In the late 1980s, Schuchart focused the company on tenant improvement projects. Within a couple years, he said the company was asked to build a Seafirst Bank in Monroe.

“We had to quickly develop a larger crew that could build a building from the ground up,” including a concrete crew, he said.

The Seafirst branch was a big step for Schuchart, but he said the company’s first milestone came in the early 1990’s when it was hired to do an industrial project for Boeing.

The Boeing project was pivotal, he said, because Schuchart learned the importance of gaining a client’s trust. “That’s when I realized how important one account could be for us,” Schuchart said.


While Schuchart’s work for Boeing helped sustain the company for a decade, he said that around the time of the Great Recession in the mid-2000s, which cut the company’s revenue in half, Schuchart went looking for a way to diversify his client base.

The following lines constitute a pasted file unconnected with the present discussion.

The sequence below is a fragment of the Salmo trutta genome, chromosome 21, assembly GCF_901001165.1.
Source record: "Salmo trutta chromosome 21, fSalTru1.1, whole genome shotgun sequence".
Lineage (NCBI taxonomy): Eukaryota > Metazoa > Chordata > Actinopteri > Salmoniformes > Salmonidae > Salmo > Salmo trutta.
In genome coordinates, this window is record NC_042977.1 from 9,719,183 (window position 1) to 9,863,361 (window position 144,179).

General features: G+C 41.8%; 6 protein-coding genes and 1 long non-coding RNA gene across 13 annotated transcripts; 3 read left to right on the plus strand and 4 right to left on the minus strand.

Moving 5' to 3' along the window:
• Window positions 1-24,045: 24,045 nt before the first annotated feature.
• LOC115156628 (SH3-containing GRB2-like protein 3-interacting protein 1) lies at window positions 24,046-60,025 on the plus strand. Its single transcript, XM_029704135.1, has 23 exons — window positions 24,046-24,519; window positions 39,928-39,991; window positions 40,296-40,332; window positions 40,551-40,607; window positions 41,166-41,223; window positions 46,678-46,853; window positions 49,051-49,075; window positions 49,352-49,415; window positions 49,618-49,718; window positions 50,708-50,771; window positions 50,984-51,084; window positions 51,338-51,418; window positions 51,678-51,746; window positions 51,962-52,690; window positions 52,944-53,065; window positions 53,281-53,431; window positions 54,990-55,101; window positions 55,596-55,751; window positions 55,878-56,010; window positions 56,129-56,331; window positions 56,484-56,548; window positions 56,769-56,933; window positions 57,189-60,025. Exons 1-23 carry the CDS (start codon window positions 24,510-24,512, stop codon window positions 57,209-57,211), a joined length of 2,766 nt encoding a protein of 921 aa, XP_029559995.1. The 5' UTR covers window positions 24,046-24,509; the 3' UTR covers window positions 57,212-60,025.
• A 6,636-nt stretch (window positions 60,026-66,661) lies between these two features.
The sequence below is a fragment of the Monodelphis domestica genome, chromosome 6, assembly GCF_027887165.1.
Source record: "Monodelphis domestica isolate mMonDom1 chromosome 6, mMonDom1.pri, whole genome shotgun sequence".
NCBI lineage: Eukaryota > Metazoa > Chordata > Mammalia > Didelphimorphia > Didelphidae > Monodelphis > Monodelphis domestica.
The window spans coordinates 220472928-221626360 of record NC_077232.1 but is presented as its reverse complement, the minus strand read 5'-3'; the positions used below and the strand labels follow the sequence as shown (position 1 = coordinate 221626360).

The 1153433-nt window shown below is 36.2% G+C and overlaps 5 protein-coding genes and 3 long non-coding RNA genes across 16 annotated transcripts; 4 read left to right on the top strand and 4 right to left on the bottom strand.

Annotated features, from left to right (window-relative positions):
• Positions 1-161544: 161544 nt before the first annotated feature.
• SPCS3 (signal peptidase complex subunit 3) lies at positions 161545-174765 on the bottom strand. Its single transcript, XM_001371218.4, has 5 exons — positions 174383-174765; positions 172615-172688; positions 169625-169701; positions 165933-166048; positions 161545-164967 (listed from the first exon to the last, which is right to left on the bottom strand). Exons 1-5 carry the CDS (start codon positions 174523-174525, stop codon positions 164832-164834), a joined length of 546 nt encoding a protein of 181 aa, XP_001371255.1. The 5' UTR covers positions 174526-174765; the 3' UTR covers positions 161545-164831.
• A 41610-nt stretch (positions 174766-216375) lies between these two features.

“That was about the time that we identified Microsoft as a potential client and decided it was time to spread our risk,” he said.

Schuchart, with the help of his son, Casey, secured tenant improvement jobs with Microsoft and in the ensuing years has kept a close working relationship with the company.

Schuchart said that as work for Microsoft increased, Boeing also continued giving the construction company jobs.

“Boeing has asked us to partner with them in their service program, so we have an agreement to do service work which can include the smallest of jobs,” he said. “We’ve worked in many of their facilities, and that has required us to ramp up our staff rapidly to serve their needs.” The company currently employs 150 people.

Schuchart said one sector that his company only recently has devoted attention to is multifamily construction — which has boomed in Seattle since the last recession, as tech giants such as Amazon expand.

“I think we were late to the party with our apartment work, because I didn’t see that coming and lasting as long as it has,” he said. “We decided to concentrate on that about four years ago.”